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Freemasonry and the Leaders of Victorian England

Freemasonry and the Leaders of Victorian England

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Published by caligula68

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Categories:Types, Research, History
Published by: caligula68 on Sep 22, 2012
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byGeorge B. Yeates, P.G.C.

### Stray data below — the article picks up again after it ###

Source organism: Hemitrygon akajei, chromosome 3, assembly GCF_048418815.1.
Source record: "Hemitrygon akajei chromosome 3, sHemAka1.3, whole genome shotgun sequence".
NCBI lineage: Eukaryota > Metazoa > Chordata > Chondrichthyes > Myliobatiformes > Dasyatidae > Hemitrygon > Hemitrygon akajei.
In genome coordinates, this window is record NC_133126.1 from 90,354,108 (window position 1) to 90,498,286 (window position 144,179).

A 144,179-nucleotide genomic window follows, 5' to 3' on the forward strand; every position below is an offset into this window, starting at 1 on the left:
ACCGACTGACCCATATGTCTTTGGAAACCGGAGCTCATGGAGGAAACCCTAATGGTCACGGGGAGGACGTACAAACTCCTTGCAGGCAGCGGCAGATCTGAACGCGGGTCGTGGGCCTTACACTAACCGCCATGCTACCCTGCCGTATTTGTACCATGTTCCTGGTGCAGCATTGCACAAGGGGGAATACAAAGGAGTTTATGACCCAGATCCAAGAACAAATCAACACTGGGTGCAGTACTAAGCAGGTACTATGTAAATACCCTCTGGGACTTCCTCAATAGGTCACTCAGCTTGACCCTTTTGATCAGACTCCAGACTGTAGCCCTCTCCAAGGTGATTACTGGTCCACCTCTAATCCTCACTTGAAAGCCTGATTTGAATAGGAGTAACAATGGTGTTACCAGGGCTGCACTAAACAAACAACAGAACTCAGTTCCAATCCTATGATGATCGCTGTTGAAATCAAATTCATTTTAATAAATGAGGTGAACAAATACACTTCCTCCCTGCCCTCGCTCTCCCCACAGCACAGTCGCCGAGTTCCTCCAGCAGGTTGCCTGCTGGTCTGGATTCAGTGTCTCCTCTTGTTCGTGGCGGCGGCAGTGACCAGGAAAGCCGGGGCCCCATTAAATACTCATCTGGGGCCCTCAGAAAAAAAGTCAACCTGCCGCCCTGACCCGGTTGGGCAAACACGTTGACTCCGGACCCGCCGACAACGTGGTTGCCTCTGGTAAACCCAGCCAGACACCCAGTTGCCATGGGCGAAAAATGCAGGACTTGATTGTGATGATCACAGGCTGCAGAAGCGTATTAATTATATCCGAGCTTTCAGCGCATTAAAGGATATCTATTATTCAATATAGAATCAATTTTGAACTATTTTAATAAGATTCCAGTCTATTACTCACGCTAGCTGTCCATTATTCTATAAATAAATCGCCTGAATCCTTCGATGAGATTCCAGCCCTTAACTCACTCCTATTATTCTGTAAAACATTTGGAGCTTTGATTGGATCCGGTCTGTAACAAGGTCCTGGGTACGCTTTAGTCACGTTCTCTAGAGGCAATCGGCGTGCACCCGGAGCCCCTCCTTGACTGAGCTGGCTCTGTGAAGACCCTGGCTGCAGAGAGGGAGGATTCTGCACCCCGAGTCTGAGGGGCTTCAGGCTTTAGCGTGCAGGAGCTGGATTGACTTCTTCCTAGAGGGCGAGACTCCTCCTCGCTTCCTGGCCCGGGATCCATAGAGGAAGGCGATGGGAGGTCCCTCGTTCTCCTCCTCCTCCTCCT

Freemasonry has long been known in Englandand Scotland, some of the earliest records of Masonry in Scotland date from 1390 and inEngland from 1410. The institution wasoriginally a craftsman's organization, howeverfor a craft that was the elite of all those whomust work for a living. Those men were thecathedral, temple, and palace builders. Thearchitects and artisans, who were entrusted withthe construction of an edifice that would takeyears to build and thousands of dollars tofinance, must have been people who knew welltheir trade and how to construct. Training andskill were essential. Engineering problems werediverse, difficult, and complex (they are evenfor today's well educated persons). Thearchitecture was required to be beautiful andsatisfying yet on a scale that would suit both thefinances and the visions of grandeur of thoseauthorizing and paying the cost. It was bothnecessary and essential that those directing thework of the artisans, constructors, and architectsbe in fairly frequent contact with the nobles orhigh officials of the church so as to obtaininstructions and approval as well as to consultabout all the myriad problems that had to beresolved.To protect themselves from any arbitrary andharsh treatment by the nobles and churchofficials as well as to protect the tradeknowledge and skills and to preventproliferation of artisans, the masons organizedthemselves into societies. These societies of operatives were the precursors of the laterFreemason lodges. Inasmuch as the aristocratswere in contact often with the builders, therecame about a desire on the part of both themasons and the aristocrats for an interminglingof men of both classes in the lodges. There wasa bit of mystery about the lodges - secret passwords, ceremonies known only to members, andthe friendship, care, and concern that eachmason appeared to have and practice about hisbrethren. Mystery attracts men of all areas anderas, no one likes to be an outsider. TheDionysian Rites of ancient Greece and Romemost probably won more converts because of the mysterious rites which were known only tothe initiated than because of any desires for trulyreligious experience.The operative masons found it advantageous toadmit the aristocrats and upper middle classmen, the contacts were beneficial from a work contractual basis, and those persons mostcertainly were not going to enter the labormarket in competition for jobs. The aristocratsand upper middle class men found, in thelodges, a readily available source of knowledgeof conditions, wants, needs, and desires of theoperatives and inasmuch as the meetings wereheld behind closed doors, the possibilities of public criticism for their associations with thelower classes were greatly reduced. Those who joined the ledges but who were not operativeswere given the name of "speculative masons,"their participation in the lodges being only at thelevel of friendship and for the study of moralvirtues. Thus it was that Masonic lodges cameto contain a curious admixture of artisans andaristocrats, engineers and merchants, architectsand tradesmen, and churchmen and laymen.Men who were linked together by the ties of sincere friendship and the desire to protect theinterests of each other so long as moral codesand allegiance to country were not violated.This set the stage for Freemasonry in Englandand for its stepson across the Atlantic,Freemasonry in the United States.Freemasonry in the United States was takenlock, stock, and barrel from its Englishantecedents. Ceremonies, titles, andconstitutions followed those of England (andScotland). The same kinds of people joined